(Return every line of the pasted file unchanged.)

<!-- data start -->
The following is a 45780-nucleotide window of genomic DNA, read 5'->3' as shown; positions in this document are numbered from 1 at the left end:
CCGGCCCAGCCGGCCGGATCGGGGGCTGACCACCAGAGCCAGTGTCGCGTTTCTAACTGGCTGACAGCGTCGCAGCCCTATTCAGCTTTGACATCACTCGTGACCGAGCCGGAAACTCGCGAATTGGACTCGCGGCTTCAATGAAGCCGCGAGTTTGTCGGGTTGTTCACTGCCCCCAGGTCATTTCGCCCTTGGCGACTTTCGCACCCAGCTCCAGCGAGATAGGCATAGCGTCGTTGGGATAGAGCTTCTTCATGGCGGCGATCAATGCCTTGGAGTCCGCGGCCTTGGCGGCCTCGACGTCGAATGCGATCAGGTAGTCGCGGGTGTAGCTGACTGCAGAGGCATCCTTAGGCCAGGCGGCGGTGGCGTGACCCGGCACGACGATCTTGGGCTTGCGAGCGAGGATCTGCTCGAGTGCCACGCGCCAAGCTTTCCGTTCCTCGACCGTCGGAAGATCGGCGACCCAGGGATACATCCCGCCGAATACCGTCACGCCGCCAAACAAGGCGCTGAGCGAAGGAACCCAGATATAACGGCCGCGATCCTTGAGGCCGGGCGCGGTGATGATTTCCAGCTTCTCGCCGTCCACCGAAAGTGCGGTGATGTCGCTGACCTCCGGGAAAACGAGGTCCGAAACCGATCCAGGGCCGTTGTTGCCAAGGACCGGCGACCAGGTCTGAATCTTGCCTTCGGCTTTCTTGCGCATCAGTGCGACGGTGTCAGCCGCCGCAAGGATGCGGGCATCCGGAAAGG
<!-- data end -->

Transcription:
The following is a 45780-nucleotide window of genomic DNA, read 5'->3' as shown; positions in this document are numbered from 1 at the left end:
CCGGCCCAGCCGGCCGGATCGGGGGCTGACCACCAGAGCCAGTGTCGCGTTTCTAACTGGCTGACAGCGTCGCAGCCCTATTCAGCTTTGACATCACTCGTGACCGAGCCGGAAACTCGCGAATTGGACTCGCGGCTTCAATGAAGCCGCGAGTTTGTCGGGTTGTTCACTGCCCCCAGGTCATTTCGCCCTTGGCGACTTTCGCACCCAGCTCCAGCGAGATAGGCATAGCGTCGTTGGGATAGAGCTTCTTCATGGCGGCGATCAATGCCTTGGAGTCCGCGGCCTTGGCGGCCTCGACGTCGAATGCGATCAGGTAGTCGCGGGTGTAGCTGACTGCAGAGGCATCCTTAGGCCAGGCGGCGGTGGCGTGACCCGGCACGACGATCTTGGGCTTGCGAGCGAGGATCTGCTCGAGTGCCACGCGCCAAGCTTTCCGTTCCTCGACCGTCGGAAGATCGGCGACCCAGGGATACATCCCGCCGAATACCGTCACGCCGCCAAACAAGGCGCTGAGCGAAGGAACCCAGATATAACGGCCGCGATCCTTGAGGCCGGGCGCGGTGATGATTTCCAGCTTCTCGCCGTCCACCGAAAGTGCGGTGATGTCGCTGACCTCCGGGAAAACGAGGTCCGAAACCGATCCAGGGCCGTTGTTGCCAAGGACCGGCGACCAGGTCTGAATCTTGCCTTCGGCTTTCTTGCGCATCAGTGCGACGGTGTCAGCCGCCGCAAGGATGCGGGCATCCGGAAAGG